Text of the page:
If you've been following along you may have read that I had the flu. Cue internet sympathy. Wait? No one cares? Oh yeah. hah.
My eyes stared at the blank MacBook Air screen as I lied on the couch covered in my favorite leopard print blanket (aka Alison), but my foggy flu brain wasn't cooperating. I was easily distracted by Facebook, Netflix (Walking Dead marathon) and coughing fits. I just couldn't pull it together enough to write my usual blog posts for the week. Lucky for me I was working on another printable this week before I got sick, this time a run journal. We'll get back to 52 Healthy Habits next Monday (spoil alert: I was sick so no habits were established) so this week I want to share my new printable with you.
It can be beneficial to journal your runs, not only to track your miles (because most of us have watches and apps that do that) but to track how you feel and how you performed.
Since I am a blogger and a writer at heart it is very natural for me to journal my runs. I don't write a novel each time, but I take note of how many miles I ran, how I felt, what the weather was like, how I slept the night before and what I ate surrounding my run. It's amazing to see how those things can affect your run. Once you start to track these details certain trends may start to emerge.
I like to journal so I can look back and see how far I've come. I seem to forget every summer that the brutal Texas heat takes at least a minute off my pace and then I wonder why I am so slow. The weather can make a big difference! When I journal I can look at my runs from last summer to compare rather than runs during the cooler spring temperatures.
I made this weekly journal that you can print out and jot down notes after your run.
It's a good idea to establish a goal for the week. It may be to run three times or a certain number of miles or hit a certain pace, but writing in down and looking over it each day goes a long way on the road to achieving it.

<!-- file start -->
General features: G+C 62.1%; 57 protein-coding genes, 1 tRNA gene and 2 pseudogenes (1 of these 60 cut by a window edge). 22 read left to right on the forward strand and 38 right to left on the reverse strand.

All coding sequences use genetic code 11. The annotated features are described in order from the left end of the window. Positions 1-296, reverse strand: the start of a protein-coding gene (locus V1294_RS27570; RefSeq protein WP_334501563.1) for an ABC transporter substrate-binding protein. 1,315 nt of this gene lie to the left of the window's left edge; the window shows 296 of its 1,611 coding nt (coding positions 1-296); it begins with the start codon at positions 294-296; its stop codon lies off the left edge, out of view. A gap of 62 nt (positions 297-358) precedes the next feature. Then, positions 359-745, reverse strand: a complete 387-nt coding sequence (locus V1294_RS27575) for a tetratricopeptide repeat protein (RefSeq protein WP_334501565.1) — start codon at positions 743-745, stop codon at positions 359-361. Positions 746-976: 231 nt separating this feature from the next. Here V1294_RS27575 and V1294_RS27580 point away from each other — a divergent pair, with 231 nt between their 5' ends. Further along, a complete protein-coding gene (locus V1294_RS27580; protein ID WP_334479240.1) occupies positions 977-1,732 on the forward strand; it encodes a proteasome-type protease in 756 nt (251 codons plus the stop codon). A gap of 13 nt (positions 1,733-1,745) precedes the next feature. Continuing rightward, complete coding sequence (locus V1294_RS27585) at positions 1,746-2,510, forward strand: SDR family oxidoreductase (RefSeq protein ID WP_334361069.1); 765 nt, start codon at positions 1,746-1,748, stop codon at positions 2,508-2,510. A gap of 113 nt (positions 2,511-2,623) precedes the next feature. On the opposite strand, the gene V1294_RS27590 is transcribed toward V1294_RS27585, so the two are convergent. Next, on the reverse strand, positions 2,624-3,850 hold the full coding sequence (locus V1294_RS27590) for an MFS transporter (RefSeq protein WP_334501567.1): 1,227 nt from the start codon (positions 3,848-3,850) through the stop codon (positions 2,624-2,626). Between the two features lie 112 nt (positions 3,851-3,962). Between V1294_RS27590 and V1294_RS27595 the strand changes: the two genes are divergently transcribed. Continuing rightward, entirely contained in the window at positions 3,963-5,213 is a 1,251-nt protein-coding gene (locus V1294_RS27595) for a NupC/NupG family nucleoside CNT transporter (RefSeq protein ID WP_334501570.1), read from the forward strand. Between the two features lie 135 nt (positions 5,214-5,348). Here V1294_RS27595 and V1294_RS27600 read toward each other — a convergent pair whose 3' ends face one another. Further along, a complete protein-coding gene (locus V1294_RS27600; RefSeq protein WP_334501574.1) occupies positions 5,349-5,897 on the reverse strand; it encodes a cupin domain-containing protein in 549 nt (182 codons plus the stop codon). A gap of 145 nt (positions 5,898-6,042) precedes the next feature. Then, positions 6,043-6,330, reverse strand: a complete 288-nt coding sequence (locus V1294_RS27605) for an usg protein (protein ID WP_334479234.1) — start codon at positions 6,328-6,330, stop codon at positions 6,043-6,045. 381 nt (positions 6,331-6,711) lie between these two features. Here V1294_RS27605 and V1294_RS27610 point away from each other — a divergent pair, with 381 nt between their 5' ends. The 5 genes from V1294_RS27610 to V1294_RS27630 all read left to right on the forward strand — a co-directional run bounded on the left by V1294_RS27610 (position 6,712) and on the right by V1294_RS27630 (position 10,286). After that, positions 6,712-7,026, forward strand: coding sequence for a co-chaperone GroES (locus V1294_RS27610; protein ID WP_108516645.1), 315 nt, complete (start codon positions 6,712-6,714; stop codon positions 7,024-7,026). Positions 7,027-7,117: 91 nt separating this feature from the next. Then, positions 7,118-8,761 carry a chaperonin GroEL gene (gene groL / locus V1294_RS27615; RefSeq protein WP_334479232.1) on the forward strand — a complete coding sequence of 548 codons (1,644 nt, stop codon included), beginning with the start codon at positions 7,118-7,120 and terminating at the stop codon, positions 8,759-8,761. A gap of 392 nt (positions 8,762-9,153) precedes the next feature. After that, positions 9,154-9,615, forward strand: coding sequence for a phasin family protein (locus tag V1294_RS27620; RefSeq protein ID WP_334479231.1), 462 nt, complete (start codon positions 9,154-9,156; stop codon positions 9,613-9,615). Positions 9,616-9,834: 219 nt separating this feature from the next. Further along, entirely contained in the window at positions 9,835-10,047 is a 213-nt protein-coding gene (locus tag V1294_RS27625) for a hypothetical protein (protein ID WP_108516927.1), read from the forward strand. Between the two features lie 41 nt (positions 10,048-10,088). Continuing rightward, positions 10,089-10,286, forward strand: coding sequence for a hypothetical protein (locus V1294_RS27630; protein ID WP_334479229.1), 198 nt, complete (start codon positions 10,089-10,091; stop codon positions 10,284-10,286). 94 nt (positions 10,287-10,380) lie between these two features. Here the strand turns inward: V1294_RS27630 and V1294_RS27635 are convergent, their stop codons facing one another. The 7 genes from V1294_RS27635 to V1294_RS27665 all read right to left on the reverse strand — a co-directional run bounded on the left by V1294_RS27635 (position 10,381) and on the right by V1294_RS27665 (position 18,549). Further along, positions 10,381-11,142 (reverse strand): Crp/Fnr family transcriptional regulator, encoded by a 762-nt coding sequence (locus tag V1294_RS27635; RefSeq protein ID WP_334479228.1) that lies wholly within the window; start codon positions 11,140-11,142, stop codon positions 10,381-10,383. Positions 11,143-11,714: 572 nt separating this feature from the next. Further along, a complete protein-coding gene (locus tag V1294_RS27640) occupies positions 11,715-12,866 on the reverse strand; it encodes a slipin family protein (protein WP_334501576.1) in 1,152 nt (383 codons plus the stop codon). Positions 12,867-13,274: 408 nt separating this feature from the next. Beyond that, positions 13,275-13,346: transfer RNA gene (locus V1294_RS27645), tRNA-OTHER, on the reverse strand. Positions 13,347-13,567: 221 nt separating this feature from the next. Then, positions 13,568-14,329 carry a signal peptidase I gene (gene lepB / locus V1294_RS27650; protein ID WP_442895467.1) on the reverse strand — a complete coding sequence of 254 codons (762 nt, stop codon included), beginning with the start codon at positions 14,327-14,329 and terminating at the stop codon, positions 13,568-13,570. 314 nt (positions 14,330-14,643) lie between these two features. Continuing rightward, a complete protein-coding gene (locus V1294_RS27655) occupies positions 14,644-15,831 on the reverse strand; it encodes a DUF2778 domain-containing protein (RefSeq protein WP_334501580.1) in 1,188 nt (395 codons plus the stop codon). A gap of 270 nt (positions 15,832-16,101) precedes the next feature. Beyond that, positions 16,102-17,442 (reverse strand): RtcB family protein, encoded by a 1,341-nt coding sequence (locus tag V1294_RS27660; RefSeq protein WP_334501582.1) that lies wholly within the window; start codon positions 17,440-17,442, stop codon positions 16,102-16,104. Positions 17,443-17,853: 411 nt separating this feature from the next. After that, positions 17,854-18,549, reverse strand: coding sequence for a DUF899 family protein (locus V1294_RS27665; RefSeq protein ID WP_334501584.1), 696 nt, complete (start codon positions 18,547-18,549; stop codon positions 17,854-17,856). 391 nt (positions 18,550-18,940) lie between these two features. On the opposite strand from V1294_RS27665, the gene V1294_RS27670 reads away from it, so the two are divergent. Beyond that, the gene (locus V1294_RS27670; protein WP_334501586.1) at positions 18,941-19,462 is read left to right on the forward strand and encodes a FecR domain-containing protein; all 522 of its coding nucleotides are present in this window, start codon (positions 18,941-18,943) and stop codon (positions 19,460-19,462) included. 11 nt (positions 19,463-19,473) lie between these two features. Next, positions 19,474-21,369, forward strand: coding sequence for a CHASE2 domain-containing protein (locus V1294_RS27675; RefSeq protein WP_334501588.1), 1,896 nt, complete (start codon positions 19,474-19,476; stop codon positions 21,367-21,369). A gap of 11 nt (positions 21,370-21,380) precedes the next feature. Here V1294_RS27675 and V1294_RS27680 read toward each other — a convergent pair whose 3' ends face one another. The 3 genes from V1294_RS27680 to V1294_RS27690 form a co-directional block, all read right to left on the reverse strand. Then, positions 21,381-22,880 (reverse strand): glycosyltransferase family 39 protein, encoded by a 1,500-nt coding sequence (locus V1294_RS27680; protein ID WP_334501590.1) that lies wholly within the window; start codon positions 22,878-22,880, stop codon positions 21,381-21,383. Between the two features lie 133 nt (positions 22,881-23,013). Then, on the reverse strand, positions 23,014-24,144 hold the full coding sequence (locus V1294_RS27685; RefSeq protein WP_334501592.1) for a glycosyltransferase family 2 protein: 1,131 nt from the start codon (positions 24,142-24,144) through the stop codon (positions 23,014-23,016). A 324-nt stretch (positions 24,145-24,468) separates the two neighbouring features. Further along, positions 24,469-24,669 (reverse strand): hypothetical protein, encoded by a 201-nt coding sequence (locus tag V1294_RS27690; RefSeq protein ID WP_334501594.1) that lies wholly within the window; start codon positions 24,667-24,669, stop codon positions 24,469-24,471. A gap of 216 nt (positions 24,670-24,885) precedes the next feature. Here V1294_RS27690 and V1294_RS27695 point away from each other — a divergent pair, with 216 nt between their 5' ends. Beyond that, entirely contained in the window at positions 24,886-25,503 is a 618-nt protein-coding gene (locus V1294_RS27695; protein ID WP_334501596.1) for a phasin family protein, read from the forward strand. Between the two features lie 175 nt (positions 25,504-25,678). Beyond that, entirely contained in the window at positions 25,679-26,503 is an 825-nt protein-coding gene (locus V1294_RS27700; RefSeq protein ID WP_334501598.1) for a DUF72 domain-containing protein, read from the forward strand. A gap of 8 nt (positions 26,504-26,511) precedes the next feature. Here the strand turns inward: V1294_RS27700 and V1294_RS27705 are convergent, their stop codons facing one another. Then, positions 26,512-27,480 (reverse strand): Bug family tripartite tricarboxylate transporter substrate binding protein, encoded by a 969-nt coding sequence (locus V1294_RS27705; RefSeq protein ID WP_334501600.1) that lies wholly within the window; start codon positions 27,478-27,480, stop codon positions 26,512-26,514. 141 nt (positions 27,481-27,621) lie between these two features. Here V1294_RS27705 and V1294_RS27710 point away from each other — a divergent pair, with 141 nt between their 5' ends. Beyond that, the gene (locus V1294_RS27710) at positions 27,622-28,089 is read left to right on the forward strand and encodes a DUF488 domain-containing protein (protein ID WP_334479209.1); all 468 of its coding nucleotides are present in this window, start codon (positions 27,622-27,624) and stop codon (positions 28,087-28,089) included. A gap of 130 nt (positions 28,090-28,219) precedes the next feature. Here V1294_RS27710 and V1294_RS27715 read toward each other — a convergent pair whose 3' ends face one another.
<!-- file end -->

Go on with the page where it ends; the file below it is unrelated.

This is a place to record your personal records (your fastest finishing time) for 5K, 10K, 1/2 marathon and full marathon. If you haven't ran these distances you could use this space to record your goal race dates.
DAILY MILES AND PACE
Jot down the number of miles you ran, your pace or how long it took you to complete. At the bottom of the weekly miles there is a space to record your month-to-date and year-to-date miles.
FEEL | WEATHER | FUEL | SLEEP
Just a quick word or two on how you felt during the run, what the weather was like, how you ate and how you slept the night before.
Make any notes here during the week or at the end at the week in reflection.
I like to rotate between two pairs of shoes which makes it harder to keep track of the miles on each pair. Most people need to replace their running shoes every 300-600 miles, depending on type of use (trail runners may need to replace sooner), your weight and other factors. You usually can tell when you need to replace your shoes by the cushioning and the tread, but it's a good idea to have some awareness of how many miles on your shoes. Use this space to keep a running total of the miles on your shoes.
Take a minute and reflect on your best, your longes, your fastest and your hardest run of the week. Take a moment to pat yourself on the back for another successful week.
Ready? Set? Get it.
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I am a NASM personal trainer and RRCA adult distance running coach that specializes in strength training for runners. I offer in-person training in the Shredshed, online training and Fit to Run bootcamps. If you are interested in a more in-depth running or strength training plan, please contact me. Have questions? I'd love to help.
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While I am a certified personal trainer, I am not your personal trainer. Since I don't know your exercise abilities, injury background or medical history, please see your doctor before beginning any new exercise program. This is an opinion blog. No information in this blog is intended to be taken as medical advice or prescription. Please see your doctor and/or registered dietitian for any health concerns.